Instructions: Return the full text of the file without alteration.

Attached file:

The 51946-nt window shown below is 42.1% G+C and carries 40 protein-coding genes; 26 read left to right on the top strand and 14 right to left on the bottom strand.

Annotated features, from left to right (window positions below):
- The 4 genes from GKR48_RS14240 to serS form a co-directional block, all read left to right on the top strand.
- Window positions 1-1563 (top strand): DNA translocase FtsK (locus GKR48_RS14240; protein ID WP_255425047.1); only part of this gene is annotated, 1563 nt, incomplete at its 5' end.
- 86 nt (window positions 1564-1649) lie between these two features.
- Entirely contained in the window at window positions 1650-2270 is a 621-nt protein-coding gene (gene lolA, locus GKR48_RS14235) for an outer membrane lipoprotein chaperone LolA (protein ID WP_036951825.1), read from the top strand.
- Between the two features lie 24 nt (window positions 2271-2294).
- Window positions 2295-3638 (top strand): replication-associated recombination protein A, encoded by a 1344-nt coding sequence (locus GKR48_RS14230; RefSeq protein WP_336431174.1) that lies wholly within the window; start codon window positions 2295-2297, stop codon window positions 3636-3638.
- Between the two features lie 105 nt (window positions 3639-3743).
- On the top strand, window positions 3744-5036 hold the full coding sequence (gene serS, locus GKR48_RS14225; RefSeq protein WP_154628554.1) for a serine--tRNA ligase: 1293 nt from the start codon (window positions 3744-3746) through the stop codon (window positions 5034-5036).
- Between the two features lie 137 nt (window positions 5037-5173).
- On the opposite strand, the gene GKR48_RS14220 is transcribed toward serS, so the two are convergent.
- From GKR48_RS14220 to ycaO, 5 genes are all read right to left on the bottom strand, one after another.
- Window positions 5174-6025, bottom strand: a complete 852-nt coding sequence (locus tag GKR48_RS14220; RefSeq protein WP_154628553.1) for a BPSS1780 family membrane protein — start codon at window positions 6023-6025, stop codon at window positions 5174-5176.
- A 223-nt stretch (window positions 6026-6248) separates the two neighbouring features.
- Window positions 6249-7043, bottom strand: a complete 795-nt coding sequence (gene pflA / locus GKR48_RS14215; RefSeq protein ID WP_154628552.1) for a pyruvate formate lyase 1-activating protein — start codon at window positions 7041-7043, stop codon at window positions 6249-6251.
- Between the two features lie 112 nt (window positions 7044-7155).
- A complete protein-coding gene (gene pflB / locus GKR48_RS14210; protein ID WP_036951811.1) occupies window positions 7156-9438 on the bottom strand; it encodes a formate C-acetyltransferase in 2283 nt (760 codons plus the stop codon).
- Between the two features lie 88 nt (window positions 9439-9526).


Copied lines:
The 51946-nt window shown below is 42.1% G+C and carries 40 protein-coding genes; 26 read left to right on the top strand and 14 right to left on the bottom strand.

Annotated features, from left to right (window positions below):
- The 4 genes from GKR48_RS14240 to serS form a co-directional block, all read left to right on the top strand.
- Window positions 1-1563 (top strand): DNA translocase FtsK (locus GKR48_RS14240; protein ID WP_255425047.1); only part of this gene is annotated, 1563 nt, incomplete at its 5' end.
- 86 nt (window positions 1564-1649) lie between these two features.
- Entirely contained in the window at window positions 1650-2270 is a 621-nt protein-coding gene (gene lolA, locus GKR48_RS14235) for an outer membrane lipoprotein chaperone LolA (protein ID WP_036951825.1), read from the top strand.
- Between the two features lie 24 nt (window positions 2271-2294).
- Window positions 2295-3638 (top strand): replication-associated recombination protein A, encoded by a 1344-nt coding sequence (locus GKR48_RS14230; RefSeq protein WP_336431174.1) that lies wholly within the window; start codon window positions 2295-2297, stop codon window positions 3636-3638.
- Between the two features lie 105 nt (window positions 3639-3743).
- On the top strand, window positions 3744-5036 hold the full coding sequence (gene serS, locus GKR48_RS14225; RefSeq protein WP_154628554.1) for a serine--tRNA ligase: 1293 nt from the start codon (window positions 3744-3746) through the stop codon (window positions 5034-5036).
- Between the two features lie 137 nt (window positions 5037-5173).
- On the opposite strand, the gene GKR48_RS14220 is transcribed toward serS, so the two are convergent.
- From GKR48_RS14220 to ycaO, 5 genes are all read right to left on the bottom strand, one after another.
- Window positions 5174-6025, bottom strand: a complete 852-nt coding sequence (locus tag GKR48_RS14220; RefSeq protein WP_154628553.1) for a BPSS1780 family membrane protein — start codon at window positions 6023-6025, stop codon at window positions 5174-5176.
- A 223-nt stretch (window positions 6026-6248) separates the two neighbouring features.
- Window positions 6249-7043, bottom strand: a complete 795-nt coding sequence (gene pflA / locus GKR48_RS14215; RefSeq protein ID WP_154628552.1) for a pyruvate formate lyase 1-activating protein — start codon at window positions 7041-7043, stop codon at window positions 6249-6251.
- Between the two features lie 112 nt (window positions 7044-7155).
- A complete protein-coding gene (gene pflB / locus GKR48_RS14210; protein ID WP_036951811.1) occupies window positions 7156-9438 on the bottom strand; it encodes a formate C-acetyltransferase in 2283 nt (760 codons plus the stop codon).
- Between the two features lie 88 nt (window positions 9439-9526).